It seems that no matter how many times we declare that the end for literature has come, people read more and more. Well, I have no stats to back this up, but it just looks as if they do. Everywhere I look there are people reading something – mostly on their phones, but hey, that is better than nothing. I think pretty much everyone reading this blog post is well aware why… well, reading is essential to us and how many benefits it has. Let us then take the game up a level and ask a question that I have been asked way too many times in my life: in this day and age unless you are an academic why on Earth would you ever read philosophers?
I admit, that’s a tough one. Mostly because no matter what I am trying to say, I automatically feel like a self-absorbed know-it-all. You know, only snobs and wannabe intellectuals read philosophers unless for research purposes. People don’t do it for fun, do they?
Well, I think I do.
Nothing will help your logical thinking as much as reading philosophers
You may think that reading essays by a guy who thought that the entire world is just different configurations of water cannot give you much in terms of learning – I mean, we progressed a bit throughout the ages and we do know that is definitely not true. Wrong. There is still plenty left to munch on.
Nothing will teach you the power of logic as much as reading philosophers. I am not saying you should go ahead and re-write old books into logical statements (great exercise… I have heard; somehow I managed to avoid it at school completely!) – but following through their arguments will teach you a great many valuable lessons about action-reaction chains and answering the pesky why questions. Philosophers may make little to no sense sometimes with their extremely detached from reality points of view, but if there is one thing about them, they do now how to create a consistent and well-organized argument.
You won’t believe how much your writing will improve!
If you are one of those chaotic thinkers with a million thoughts at the time who struggle to express themselves in an understandable fashion – I think we just hit a sweet spot for you.
Once you start buddying up with philosophers, you will start to apply their way of thinking – to some extent. It may not reflect on your style or the topics you choose, but will have a fundamental impact on the flow of your writing. You will be quicker to spot patterns and links, you will be able to prioritize certain arguments over others and in general all your writing will become more consistent as what you are presenting will just naturally follow one another instead of jumping into the reader’s face haphazardly.
There is a side effect to that, though
You know how sometimes you are just listening to someone who seems to make sense but there is something dodgy about the way he or she is presenting it? Well, after your affair with philosophy you will most likely realize that these people don’t actually have a clue about what they are doing and all their arguments are just… either simply wrong or at least overcomplicated.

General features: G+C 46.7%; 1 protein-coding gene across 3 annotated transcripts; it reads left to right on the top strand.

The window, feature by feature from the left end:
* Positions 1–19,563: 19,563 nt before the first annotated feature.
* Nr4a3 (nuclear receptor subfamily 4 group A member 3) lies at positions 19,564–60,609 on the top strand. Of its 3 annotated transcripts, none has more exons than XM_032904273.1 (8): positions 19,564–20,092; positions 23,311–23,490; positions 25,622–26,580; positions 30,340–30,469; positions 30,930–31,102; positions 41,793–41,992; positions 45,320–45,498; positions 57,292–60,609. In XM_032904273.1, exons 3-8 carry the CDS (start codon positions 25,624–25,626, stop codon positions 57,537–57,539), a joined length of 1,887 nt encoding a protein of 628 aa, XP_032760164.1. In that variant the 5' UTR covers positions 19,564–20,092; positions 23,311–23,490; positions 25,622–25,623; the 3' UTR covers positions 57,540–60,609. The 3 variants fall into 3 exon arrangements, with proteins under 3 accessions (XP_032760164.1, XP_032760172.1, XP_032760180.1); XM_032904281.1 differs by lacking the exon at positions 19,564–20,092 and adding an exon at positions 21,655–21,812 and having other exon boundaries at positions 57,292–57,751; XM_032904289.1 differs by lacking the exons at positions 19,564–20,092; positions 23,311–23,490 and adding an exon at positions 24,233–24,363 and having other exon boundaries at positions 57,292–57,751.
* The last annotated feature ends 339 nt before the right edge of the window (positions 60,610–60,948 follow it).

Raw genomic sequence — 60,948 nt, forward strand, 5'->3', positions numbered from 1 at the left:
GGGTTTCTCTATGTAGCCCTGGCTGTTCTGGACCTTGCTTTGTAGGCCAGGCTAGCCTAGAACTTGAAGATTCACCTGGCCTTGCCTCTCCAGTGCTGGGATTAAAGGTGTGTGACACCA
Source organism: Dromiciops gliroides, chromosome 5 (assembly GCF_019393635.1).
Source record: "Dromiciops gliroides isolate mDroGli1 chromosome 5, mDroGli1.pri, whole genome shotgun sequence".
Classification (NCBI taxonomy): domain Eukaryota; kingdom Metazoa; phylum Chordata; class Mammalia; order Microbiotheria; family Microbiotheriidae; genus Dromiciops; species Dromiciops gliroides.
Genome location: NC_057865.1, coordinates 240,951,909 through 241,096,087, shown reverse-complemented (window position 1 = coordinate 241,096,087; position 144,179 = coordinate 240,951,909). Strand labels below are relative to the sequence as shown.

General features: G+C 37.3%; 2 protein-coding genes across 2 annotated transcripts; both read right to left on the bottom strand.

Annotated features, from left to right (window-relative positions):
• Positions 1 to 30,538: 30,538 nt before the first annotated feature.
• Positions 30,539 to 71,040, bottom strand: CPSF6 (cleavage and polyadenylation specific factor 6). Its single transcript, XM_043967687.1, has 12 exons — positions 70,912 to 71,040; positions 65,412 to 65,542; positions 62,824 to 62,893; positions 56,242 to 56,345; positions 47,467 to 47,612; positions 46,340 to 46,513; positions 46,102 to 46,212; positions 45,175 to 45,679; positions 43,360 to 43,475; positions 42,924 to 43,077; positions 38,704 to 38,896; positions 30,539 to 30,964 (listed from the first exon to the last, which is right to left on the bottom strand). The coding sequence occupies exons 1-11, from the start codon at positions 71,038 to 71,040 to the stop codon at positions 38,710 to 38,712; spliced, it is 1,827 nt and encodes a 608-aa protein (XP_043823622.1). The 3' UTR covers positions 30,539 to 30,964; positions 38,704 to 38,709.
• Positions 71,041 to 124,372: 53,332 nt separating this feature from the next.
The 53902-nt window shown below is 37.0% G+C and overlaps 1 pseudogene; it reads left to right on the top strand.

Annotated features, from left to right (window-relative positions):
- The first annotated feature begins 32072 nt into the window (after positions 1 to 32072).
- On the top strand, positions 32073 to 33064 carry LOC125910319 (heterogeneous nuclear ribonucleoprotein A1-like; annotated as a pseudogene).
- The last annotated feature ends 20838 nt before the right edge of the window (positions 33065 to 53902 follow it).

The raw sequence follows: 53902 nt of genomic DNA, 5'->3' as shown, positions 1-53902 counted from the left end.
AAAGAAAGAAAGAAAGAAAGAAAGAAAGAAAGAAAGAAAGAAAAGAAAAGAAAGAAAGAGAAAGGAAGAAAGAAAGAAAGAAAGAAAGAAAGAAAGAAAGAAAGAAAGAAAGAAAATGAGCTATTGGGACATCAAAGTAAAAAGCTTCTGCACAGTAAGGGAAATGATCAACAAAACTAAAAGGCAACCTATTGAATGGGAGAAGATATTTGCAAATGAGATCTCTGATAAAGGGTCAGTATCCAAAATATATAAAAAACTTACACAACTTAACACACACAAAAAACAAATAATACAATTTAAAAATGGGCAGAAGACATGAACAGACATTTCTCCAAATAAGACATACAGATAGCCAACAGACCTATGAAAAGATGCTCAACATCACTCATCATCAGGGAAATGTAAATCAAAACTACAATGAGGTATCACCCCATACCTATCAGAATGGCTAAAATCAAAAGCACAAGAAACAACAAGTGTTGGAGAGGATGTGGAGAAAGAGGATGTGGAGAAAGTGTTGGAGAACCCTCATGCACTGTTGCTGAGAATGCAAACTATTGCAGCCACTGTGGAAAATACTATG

Trust me, it will drive you crazy or at the very least cost you a friendship or two.
Reading philosophers will open a world of new thoughts
This applies to any book really, but since philosophy tends to be so abstract, somehow it is more prominent in that field.
If you think that right now you ponder way too much over irrelevant stuff, wait till you start reading philosophers. Not only will they point you in directions you were never expecting and distract you with endless questions about mundane things. No. Suddenly you’ll realize all these things you considered separate beings are magically connected, and the train of thoughts has no limit to its reach.
What a fantastic world to live in!
You’ll learn a great deal of history too, and art, and politics, and…
Philosophy is the mother of all science – and like a good mother it can tell you quite a lot about its children. By reading philosophers not only will you learn plenty about the times they lived in; you can explore a great many fields such as physics, art (my personal favourite, philosophy of art – countless hours I have spent reading Sartre!), religion, pretty much anything.
Which also means you don’t have to stick to reads you do not enjoy. If moral dilemmas mean nothing to you, you can just focus on something else. Philosophy is such a broad subject; the possibilities are virtually endless.
And with the entire Internet to guide you and so many little Philosophy for dummies books (I have no clue how good they are – I assume they are good enough to give one a direction) you are bound to find something that suits you just fine.
And finally: reading philosophers is fun!
Do you know the famous quote, a favourite of all Physics students around the world?
Physics is like sex: sure, it may give some practical results, but that’s not why we do it.
The exact same principle can be applied to doing philosophy; but also to reading it. Reading anything. Sure, there are many benefits I presented to you here and a great many more, but at the end of the day reading is a pleasurable experience. Full stop.
I don’t know how you guys feel about it, but personally I get really bored if I read the same thing over and over again; I need fresh air from time to time. And jumping from one action packed book to another doesn’t quite do it for me. Philosophy does.
It has a different pace and purpose and structure, it carries me in a completely different direction and makes me focus on brand new problems. It is my breath of fresh air. And now that summer is almost here, it is calling me stronger than ever.
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